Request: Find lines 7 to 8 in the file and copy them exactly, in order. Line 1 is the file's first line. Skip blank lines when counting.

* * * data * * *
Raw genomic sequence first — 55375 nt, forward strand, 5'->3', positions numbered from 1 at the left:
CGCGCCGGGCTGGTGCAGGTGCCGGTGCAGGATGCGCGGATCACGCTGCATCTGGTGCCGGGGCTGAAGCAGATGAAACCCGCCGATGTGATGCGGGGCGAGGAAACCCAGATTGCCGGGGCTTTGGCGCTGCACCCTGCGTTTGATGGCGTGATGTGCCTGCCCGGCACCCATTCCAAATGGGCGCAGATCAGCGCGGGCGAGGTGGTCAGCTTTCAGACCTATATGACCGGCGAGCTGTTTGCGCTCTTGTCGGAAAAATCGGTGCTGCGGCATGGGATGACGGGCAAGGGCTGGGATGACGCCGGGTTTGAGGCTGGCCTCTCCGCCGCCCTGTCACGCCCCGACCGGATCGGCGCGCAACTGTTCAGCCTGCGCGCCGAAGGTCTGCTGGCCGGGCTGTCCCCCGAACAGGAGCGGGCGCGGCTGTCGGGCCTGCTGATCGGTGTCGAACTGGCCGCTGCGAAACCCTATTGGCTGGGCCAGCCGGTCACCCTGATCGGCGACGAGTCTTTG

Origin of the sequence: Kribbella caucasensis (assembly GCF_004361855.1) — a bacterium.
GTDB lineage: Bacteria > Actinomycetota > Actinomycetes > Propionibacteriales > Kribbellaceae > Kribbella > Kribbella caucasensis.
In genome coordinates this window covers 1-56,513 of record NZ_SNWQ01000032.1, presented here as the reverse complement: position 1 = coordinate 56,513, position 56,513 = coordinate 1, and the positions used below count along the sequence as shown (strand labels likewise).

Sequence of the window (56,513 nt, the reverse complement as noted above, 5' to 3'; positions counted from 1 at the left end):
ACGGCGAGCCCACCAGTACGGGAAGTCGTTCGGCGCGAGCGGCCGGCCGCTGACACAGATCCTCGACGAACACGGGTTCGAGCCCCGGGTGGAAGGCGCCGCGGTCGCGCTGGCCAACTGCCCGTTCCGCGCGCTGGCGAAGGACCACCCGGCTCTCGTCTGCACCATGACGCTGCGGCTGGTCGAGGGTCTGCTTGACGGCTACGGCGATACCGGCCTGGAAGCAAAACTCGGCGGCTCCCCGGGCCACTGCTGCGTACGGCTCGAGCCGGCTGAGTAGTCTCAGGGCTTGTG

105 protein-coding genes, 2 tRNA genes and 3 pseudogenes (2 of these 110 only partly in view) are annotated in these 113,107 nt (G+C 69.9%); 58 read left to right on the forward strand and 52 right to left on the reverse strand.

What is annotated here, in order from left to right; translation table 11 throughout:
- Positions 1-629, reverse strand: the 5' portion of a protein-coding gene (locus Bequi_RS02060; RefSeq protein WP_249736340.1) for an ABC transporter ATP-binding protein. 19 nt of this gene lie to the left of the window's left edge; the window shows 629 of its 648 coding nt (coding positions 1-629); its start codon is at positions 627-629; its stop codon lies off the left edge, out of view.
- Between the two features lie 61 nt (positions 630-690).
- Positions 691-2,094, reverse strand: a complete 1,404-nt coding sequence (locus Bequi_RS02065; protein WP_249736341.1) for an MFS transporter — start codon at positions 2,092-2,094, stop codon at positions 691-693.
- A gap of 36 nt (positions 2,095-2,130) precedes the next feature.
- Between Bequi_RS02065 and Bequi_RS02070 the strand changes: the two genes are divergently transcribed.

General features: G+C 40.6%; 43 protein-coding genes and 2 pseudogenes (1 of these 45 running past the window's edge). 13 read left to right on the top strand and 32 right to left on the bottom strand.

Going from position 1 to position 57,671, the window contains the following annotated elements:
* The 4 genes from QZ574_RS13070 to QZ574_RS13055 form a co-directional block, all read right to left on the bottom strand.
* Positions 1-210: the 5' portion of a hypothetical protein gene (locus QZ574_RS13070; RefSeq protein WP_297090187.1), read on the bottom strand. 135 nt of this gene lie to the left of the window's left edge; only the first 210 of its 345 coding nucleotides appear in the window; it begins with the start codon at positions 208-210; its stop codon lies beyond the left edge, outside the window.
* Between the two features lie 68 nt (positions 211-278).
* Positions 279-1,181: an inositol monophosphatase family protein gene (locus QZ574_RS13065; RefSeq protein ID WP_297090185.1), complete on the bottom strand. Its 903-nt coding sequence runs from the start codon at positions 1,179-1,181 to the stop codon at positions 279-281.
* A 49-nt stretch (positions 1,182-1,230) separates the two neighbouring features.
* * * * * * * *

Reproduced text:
ACGGCGAGCCCACCAGTACGGGAAGTCGTTCGGCGCGAGCGGCCGGCCGCTGACACAGATCCTCGACGAACACGGGTTCGAGCCCCGGGTGGAAGGCGCCGCGGTCGCGCTGGCCAACTGCCCGTTCCGCGCGCTGGCGAAGGACCACCCGGCTCTCGTCTGCACCATGACGCTGCGGCTGGTCGAGGGTCTGCTTGACGGCTACGGCGATACCGGCCTGGAAGCAAAACTCGGCGGCTCCCCGGGCCACTGCTGCGTACGGCTCGAGCCGGCTGAGTAGTCTCAGGGCTTGTG

105 protein-coding genes, 2 tRNA genes and 3 pseudogenes (2 of these 110 only partly in view) are annotated in these 113,107 nt (G+C 69.9%); 58 read left to right on the forward strand and 52 right to left on the reverse strand.